A tool makes multiple holes in the joint surface to promote a healing response. Stem cells from the underlying bone marrow create new fibrocartilage tissue.

This procedure is best for young patients with

  • A single lesion
  • Lesions under 2cm
  • Healthy subchondral bone

The recovery is usually slower than a chondroplasty as specific rehabilitation protocols are required to allow the new fibrocartilage to regenerate.

Matrix-Induced Autologous Chondrocyte Implantation (MACI)

MACI is a three-step procedure.

  1. Healthy cartilage tissue (chondrocytes) is removed arthroscopically
  2. Cartilage cells are sent to the laboratory and grown in vitro
  3. The new cells are then implanted back into the patient’s knee

The culturing process takes six weeks.

Overtime the benefits of this approach are

  • No danger of tissue rejection
  • Theoretically the implanted material will regenerate hyaline cartilage

This procedure is best for young patients with

  • A single lesion
  • Lesions under 2cm
  • Healthy subchondral bone

Treatment for a MACI procedure can be costly and the culturing is not covered by private health insurance.

Outcomes of Cartilage Repair

Typically, cartilage repair patients report

  • Significant improvement in symptoms and
  • Are able to return to most activities.

Cartilage Damage Prevention

The best way to keep your knee joint healthy is to

  • Keep a low body weight
  • Perform regular low impact exercises (bike riding, swimming, gym exercises)
  • Build core muscles by exercise or pilates

Complications

Some patients find no improvement in their symptoms following cartilage repair surgery. The quality of the cartilage tissue that regenerates can vary between patients and affect the result of surgery.

Sometimes, the cartilage repair becomes too thick (hypertrophy) and requires further surgery to perform a chondroplasty and reduce symptoms.

Less commonly, the cartilage repair can fail completely. Other symptoms that may arise include swelling and clicking (crepitus).

Preparing for Knee Cartilage Surgery

Once Dr Biggs decides that surgery is required, preparation is necessary to achieve the best results and a quick problem free recovery.

Preparing mentally and physically for surgery is an important step toward a successful result.

  • Dr Biggs will create a treatment plan and
  • Patients will also need to understand the process and their role in it

Dr Biggs will also need to:

  • Discuss any medications being taken with your doctor or physician to see which ones should be stopped before surgery
  • Do not eat or drink anything, including water, for 6 hours before surgery
  • Stop taking aspirin, warfarin, anti-inflammatory medications or drugs that increase the risk of bleeding one week before surgery to minimise bleeding
  • Review blood replacement options (including banking blood) with your doctor
  • Consider alternate medical interventions and other treatments
  • Eat a well-balanced diet, supplemented by a daily multivitamin with iron.
  • Consider losing weight (if overweight) before surgery to help decrease the stress on the new joint. However, dieting one month before surgery.
  • Stop or cut down smoking to reduce your surgery risks and improve your recovery
  • Treat any tooth, gum, bladder or bowel problems before surgery to reduce the risk of infection

Report any infections to Dr Biggs prior to surgery as the procedure cannot be performed until all infections have cleared up.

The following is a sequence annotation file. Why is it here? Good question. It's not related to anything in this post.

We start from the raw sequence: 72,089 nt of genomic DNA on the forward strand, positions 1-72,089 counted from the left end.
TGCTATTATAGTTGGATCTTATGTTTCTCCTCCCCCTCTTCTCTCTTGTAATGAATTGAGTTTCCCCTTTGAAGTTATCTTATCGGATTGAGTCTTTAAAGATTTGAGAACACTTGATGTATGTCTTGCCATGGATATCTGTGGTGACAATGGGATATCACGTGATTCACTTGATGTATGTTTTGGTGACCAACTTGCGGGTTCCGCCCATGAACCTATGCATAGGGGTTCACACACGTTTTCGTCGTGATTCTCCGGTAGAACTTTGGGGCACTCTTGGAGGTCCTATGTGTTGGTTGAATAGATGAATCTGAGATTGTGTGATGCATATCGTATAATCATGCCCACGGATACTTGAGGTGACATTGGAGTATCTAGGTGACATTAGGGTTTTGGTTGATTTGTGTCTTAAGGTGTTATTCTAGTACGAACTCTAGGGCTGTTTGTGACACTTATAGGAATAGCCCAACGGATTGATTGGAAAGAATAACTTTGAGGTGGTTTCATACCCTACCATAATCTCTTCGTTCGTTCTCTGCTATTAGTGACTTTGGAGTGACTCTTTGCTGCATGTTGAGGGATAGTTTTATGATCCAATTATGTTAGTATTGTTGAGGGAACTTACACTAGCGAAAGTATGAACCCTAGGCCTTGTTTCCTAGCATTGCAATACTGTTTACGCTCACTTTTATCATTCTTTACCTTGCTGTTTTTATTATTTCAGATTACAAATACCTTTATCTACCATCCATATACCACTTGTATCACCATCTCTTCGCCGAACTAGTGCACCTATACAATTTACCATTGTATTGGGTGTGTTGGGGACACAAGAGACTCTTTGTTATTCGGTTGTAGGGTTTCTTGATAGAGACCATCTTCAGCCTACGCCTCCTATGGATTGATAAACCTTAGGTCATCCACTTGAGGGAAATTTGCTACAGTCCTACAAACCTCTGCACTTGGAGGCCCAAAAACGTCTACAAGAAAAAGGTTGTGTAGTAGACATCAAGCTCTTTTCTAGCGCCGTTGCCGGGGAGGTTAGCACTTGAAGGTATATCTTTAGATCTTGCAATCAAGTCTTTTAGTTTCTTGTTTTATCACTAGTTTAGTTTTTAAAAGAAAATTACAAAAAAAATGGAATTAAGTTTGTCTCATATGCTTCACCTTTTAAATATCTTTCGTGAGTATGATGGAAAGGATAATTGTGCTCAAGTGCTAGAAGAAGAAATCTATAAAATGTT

After Your Operation:

Some patients need one night in hospital, although it is possible to leave hospital the day of surgery.

After your operation you will have pain medication and antibiotics.

The wounds take 7-10 days to heal. Most patients improve dramatically in the first 2 weeks.

Occasionally, there are periods where the knee may become sore and then settle again. This is part of the normal healing process. If a meniscal repair was performed, it can take 3 months for it to heal fully. (this should be with meniscal surgery - not cartilage surgery

If any postoperative problems arise with your knee, such as redness, increasing pain or fevers, do not hesitate to contact Dr Biggs. If unavailable, seek advice from the hospital or your doctor.

When can I Drive After Cartilage Surgery?

Driving a car is discouraged for 48 hours after an anaesthetic. After 48 hours, your ability to drive will depend on the side you had your operation, left or right, and the type of vehicle you drive, manual or automatic. You can drive whenever you feel comfortable.

Return to Work After Cartilage Surgery

Return to work will vary depending on the procedure performed and type of work you do. Most patients can return to office work within 1 week. Labour intensive work however, may require up to 6 weeks before returning to full duties.

During these period patients are not fit to perform work duties that involve:

  • Prolonged standing,
  • Heavy lifting,
  • Bending or
  • Excessive stair climbing

Return to Sport After Cartilage Surgery

As per post op meniscus surgery paragraph

As the knee joint cartilage has been damaged, activities such as long distance running are not recommended as this can result in rapid deterioration of the knee joint cartilage.

It is best to delay leisure activities or sports for 6 weeks to allow the meniscus time to heal and repair. (not relevant here)

Pain Management

Often there is little pain they have after surgery. This is because local anaesthetic is injected around the wound during the procedure and it is performed arthroscopically (ie. minimally invasive keyhole surgery).

  • Australian Orthopaedic Association
  • Royal Australasian College of Surgeons
  • Cronulla-Sutherland Sharks
  • NSW Swifts
  • Sydney Swans
  • South Sydney Rabbitohs